Australian researchers are using jackfruit and durian waste to develop a new, sustainable, and ultra-efficient form of electricity storage.
The research uses the often discarded cores of tropical fruit as high-performance supercapacitors. This method of electricity storage is double-sustainable—both cost-effective and environmentally friendly.
Researchers at the University of Sydney discovered that both jackfruit and durian cores display “outstanding performance” thanks to their “large surface area, mesoporous structure, and intrinsic nitrogen.”
“Using durian and jackfruit purchased from a market, we converted the fruits’ waste portions (biomass) into super-capacitors,” said study co-author Associate Professor Vincent Gomes.
Processing the fruit biomass involves heating and freeze-drying to transform it into stable carbon aerogels. This is “an extremely light and porous synthetic material used for a range of applications,” including super-capacitors.
“[We] used the fruit-derived aerogels to make electrodes which we tested for their energy storage properties, which we found to be exceptional,” continued Professor Gomes.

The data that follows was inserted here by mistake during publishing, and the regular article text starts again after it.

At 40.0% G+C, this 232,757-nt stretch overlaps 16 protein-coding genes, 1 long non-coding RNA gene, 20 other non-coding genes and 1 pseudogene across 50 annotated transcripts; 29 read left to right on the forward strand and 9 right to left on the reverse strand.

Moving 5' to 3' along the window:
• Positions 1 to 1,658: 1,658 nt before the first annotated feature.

“Super-capacitors are like energy reservoirs that dole out energy smoothly,” he explained. “They can quickly store large amounts of energy within a small battery-sized device and then supply energy to charge electronic devices, such as mobile phones, tablets and laptops, within a few seconds.”
Jackfruit and Vegan Demand
The jackfruit tree typically grows in tropical lowlands and commonly features in south and southeast Asian cuisine. When cooked, unripe jackfruit flesh has a texture similar to pulled pork and chicken. This has made it a popular vegan meat substitute in countries including the UK, the US, and Germany.
Vegan meat company Upton’s Naturals became the first company in the world to launch a pre-seasoned, packaged jackfruit in 2015. Company founder Daniel Staackmann told LIVEKINDLY in an email that using jackfruit cores for sustainable electricity storage sounded “amazing.”
However, Upton’s Naturals uses almost all of each fruit for its plant-based meat products.
“At the maturity level we harvest jackfruit, we use the whole inside of the fruit,” explained Staackmann. “Including the core.” He added: “The jackfruit we use would normally be sent to the compost pile, so I think that’s a great start.”
Now a mainstream staple, jackfruit is available as a topping from pizza chains such as Pizza Hut and Papa Johns. Between 2014 and 2018, Indian exports of the tropical fruit rose to 500 tonnes.